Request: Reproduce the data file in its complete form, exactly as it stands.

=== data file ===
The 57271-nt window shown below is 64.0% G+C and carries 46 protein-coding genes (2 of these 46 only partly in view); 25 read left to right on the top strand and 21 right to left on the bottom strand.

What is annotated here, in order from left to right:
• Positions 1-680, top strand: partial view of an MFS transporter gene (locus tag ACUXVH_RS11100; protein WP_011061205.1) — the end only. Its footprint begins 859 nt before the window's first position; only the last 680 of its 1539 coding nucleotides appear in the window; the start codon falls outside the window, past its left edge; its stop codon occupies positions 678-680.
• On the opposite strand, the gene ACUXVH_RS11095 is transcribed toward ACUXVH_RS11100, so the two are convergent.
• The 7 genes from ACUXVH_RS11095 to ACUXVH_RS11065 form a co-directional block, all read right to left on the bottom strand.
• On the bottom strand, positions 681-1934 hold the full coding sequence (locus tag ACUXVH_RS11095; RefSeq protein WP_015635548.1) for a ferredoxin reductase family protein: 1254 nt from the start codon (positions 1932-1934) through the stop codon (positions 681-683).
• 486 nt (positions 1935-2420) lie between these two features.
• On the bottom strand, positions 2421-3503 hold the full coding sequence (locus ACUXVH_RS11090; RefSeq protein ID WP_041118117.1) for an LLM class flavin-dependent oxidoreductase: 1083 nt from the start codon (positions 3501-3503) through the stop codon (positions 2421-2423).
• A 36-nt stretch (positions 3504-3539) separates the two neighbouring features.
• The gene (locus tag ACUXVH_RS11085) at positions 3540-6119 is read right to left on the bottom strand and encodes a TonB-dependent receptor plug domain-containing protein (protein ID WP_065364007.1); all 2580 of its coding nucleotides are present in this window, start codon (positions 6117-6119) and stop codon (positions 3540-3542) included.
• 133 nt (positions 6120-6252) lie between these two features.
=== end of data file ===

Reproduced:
The 57271-nt window shown below is 64.0% G+C and carries 46 protein-coding genes (2 of these 46 only partly in view); 25 read left to right on the top strand and 21 right to left on the bottom strand.

What is annotated here, in order from left to right:
• Positions 1-680, top strand: partial view of an MFS transporter gene (locus tag ACUXVH_RS11100; protein WP_011061205.1) — the end only. Its footprint begins 859 nt before the window's first position; only the last 680 of its 1539 coding nucleotides appear in the window; the start codon falls outside the window, past its left edge; its stop codon occupies positions 678-680.
• On the opposite strand, the gene ACUXVH_RS11095 is transcribed toward ACUXVH_RS11100, so the two are convergent.
• The 7 genes from ACUXVH_RS11095 to ACUXVH_RS11065 form a co-directional block, all read right to left on the bottom strand.
• On the bottom strand, positions 681-1934 hold the full coding sequence (locus tag ACUXVH_RS11095; RefSeq protein WP_015635548.1) for a ferredoxin reductase family protein: 1254 nt from the start codon (positions 1932-1934) through the stop codon (positions 681-683).
• 486 nt (positions 1935-2420) lie between these two features.
• On the bottom strand, positions 2421-3503 hold the full coding sequence (locus ACUXVH_RS11090; RefSeq protein ID WP_041118117.1) for an LLM class flavin-dependent oxidoreductase: 1083 nt from the start codon (positions 3501-3503) through the stop codon (positions 2421-2423).
• A 36-nt stretch (positions 3504-3539) separates the two neighbouring features.
• The gene (locus tag ACUXVH_RS11085) at positions 3540-6119 is read right to left on the bottom strand and encodes a TonB-dependent receptor plug domain-containing protein (protein ID WP_065364007.1); all 2580 of its coding nucleotides are present in this window, start codon (positions 6117-6119) and stop codon (positions 3540-3542) included.
• 133 nt (positions 6120-6252) lie between these two features.